UTSA-SwRI Space Physics
Graduate Program

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Latest News2022-07-29T21:32:51+00:00

Alumni Dr. Christine Ray Named 2023-2024 AGI Fisher Congressional Fellow

The American Geosciences Institute (AGI) congratulates Dr. Christine Ray on her selection as the 2023-2024 William L. Fisher Congressional Geoscience Fellow. The Fisher Fellowship offers geoscientists the unique opportunity to spend a year in Washington, D.C., working as a staff member in the office of a member of Congress or with a congressional committee.

June 7th, 2023|

A paper by recent PhD graduate Dr. Ben Byron, now at NASA-JPL, demonstrates a novel approach to determining lunar surface composition using UV measurements from the LAMP instrument on NASA’s LRO mission

A new study by a recent graduate of Southwest Research Institute’s joint graduate program in physics with The University of Texas at San Antonio demonstrates the ability of the Lyman-Alpha Mapping Project (LAMP) to determine the composition of areas on the lunar surface by measuring the reflectance of far-ultraviolet (far-UV) light.

October 12th, 2021|

Elizabeth Czajka, Samuel Hart and Jared Schroeder are the proud recipients of the Texas Space Grant Consortium (TSGC) Fellowships!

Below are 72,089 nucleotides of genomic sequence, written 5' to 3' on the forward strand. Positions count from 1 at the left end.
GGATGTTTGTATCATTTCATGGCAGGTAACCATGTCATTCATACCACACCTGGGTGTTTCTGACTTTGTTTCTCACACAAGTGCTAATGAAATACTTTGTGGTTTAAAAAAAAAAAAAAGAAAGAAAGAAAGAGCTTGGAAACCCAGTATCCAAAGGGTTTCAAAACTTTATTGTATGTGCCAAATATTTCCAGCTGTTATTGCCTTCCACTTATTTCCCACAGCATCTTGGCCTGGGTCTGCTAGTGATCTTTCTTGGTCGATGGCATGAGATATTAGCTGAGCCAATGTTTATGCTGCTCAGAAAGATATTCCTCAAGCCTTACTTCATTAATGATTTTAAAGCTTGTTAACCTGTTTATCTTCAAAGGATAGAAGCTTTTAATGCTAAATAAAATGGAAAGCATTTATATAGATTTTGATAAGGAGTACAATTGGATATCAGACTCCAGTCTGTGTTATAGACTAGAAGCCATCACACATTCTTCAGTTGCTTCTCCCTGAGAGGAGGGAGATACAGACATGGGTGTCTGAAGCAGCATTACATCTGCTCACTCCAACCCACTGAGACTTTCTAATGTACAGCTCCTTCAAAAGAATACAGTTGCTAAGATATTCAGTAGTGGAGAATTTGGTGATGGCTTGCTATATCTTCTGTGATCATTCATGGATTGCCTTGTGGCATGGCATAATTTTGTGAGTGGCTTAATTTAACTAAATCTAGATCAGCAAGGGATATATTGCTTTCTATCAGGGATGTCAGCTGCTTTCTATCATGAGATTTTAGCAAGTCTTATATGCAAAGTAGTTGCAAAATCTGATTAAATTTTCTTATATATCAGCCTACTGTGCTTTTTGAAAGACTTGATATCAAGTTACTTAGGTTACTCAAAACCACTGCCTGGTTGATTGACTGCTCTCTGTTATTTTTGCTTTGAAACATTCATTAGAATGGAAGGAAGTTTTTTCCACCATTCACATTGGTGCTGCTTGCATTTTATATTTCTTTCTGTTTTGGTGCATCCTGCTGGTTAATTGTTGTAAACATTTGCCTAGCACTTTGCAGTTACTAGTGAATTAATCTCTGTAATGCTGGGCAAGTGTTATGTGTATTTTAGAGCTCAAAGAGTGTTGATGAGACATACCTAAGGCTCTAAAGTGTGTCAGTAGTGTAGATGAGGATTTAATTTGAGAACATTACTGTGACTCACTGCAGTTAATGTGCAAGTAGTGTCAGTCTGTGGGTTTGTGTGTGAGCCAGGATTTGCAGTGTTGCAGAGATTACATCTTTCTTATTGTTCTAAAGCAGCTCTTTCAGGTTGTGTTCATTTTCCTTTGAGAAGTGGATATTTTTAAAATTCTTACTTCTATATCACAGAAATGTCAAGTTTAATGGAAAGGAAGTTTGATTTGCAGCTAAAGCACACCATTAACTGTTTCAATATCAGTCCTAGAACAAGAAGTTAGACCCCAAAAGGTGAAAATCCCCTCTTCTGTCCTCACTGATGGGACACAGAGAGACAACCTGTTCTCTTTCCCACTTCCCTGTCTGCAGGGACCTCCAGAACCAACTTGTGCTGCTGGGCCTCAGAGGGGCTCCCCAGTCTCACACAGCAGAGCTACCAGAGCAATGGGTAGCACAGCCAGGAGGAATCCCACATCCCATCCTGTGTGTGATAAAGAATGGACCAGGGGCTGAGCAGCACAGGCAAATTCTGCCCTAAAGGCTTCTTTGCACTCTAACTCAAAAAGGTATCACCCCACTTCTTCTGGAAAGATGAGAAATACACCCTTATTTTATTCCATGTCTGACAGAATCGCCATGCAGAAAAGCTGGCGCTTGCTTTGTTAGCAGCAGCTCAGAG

Please join SwRI in congratulating our graduate students Elizabeth Czajka, Samuel Hart and Jared Schroeder, who are the proud recipients of the Texas Space Grant Consortium (TSGC) Fellowships for the 2021-2022 academic year! The Texas Space Grant Consortium Fellowships have been established to encourage graduate study in the fields of science, technology, engineering, and math. Each are being awarded a $5,000 fellowship. Fellowships are awarded on competitive basis with [...]

August 10th, 2021|

The Interior of Enceladus Looks Really Great for Supporting Life

When NASA’s Voyager spacecraft visited Saturn’s moon Enceladus, they found a body with young, reflective, icy surface features. Some parts of the surface were older and marked with craters, but the rest had clearly been resurfaced. It was clear evidence that Enceladus was geologically active. The moon is also close to Saturn’s E-ring, and scientists think Enceladus might be the source of the material in that ring, further [...]

February 12th, 2021|
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